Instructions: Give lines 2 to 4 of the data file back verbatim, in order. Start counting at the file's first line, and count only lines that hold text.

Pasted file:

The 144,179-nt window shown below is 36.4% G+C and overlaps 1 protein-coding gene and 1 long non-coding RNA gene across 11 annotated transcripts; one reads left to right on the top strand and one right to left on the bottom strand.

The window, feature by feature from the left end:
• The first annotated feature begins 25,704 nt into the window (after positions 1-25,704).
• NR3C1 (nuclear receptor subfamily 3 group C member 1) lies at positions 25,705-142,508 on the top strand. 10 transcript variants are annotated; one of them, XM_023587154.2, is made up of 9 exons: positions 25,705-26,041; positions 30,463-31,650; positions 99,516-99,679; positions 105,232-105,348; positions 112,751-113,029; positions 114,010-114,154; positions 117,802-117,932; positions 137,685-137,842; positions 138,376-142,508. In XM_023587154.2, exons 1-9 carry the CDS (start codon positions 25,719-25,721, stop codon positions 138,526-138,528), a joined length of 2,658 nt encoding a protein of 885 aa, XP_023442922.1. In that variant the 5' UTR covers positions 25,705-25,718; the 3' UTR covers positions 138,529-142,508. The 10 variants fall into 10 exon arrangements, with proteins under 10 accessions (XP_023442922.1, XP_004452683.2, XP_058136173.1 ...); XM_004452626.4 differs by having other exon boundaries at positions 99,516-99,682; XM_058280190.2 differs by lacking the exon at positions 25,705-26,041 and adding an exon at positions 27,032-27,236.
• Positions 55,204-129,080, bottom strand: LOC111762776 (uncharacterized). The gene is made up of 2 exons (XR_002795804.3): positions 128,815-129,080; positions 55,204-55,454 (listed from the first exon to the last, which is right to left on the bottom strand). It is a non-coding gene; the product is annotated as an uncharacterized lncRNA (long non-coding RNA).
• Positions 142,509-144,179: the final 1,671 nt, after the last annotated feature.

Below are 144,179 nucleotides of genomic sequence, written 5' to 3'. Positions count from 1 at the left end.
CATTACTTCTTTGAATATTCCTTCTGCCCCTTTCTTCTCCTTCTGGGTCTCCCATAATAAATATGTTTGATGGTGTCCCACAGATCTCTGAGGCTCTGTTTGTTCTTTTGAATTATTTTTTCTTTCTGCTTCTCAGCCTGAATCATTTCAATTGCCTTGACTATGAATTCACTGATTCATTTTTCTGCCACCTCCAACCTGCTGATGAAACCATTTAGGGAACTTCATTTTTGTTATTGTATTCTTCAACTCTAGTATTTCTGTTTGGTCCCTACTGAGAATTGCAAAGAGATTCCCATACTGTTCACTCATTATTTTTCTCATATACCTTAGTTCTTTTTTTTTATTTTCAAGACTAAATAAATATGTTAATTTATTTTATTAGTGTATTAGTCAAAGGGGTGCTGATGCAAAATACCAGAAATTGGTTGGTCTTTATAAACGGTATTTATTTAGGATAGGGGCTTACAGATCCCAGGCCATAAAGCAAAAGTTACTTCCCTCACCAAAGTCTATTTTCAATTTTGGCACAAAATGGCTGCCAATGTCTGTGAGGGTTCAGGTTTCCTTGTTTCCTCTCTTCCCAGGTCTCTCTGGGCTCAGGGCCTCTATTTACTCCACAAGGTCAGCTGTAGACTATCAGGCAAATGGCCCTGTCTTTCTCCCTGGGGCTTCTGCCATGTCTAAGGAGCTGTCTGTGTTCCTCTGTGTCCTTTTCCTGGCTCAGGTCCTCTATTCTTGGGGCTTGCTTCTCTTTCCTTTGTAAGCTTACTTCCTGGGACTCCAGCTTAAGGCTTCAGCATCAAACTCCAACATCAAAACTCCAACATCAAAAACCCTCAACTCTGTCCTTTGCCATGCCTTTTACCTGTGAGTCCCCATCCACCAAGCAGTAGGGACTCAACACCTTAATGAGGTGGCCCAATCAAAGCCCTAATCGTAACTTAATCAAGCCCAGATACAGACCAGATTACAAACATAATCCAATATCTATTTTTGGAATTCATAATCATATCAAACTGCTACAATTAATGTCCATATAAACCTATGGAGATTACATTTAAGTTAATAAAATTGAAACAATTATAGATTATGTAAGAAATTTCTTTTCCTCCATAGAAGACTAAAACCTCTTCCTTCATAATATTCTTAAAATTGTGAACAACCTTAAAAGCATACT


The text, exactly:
The window, feature by feature from the left end:
• The first annotated feature begins 25,704 nt into the window (after positions 1-25,704).
• NR3C1 (nuclear receptor subfamily 3 group C member 1) lies at positions 25,705-142,508 on the top strand. 10 transcript variants are annotated; one of them, XM_023587154.2, is made up of 9 exons: positions 25,705-26,041; positions 30,463-31,650; positions 99,516-99,679; positions 105,232-105,348; positions 112,751-113,029; positions 114,010-114,154; positions 117,802-117,932; positions 137,685-137,842; positions 138,376-142,508. In XM_023587154.2, exons 1-9 carry the CDS (start codon positions 25,719-25,721, stop codon positions 138,526-138,528), a joined length of 2,658 nt encoding a protein of 885 aa, XP_023442922.1. In that variant the 5' UTR covers positions 25,705-25,718; the 3' UTR covers positions 138,529-142,508. The 10 variants fall into 10 exon arrangements, with proteins under 10 accessions (XP_023442922.1, XP_004452683.2, XP_058136173.1 ...); XM_004452626.4 differs by having other exon boundaries at positions 99,516-99,682; XM_058280190.2 differs by lacking the exon at positions 25,705-26,041 and adding an exon at positions 27,032-27,236.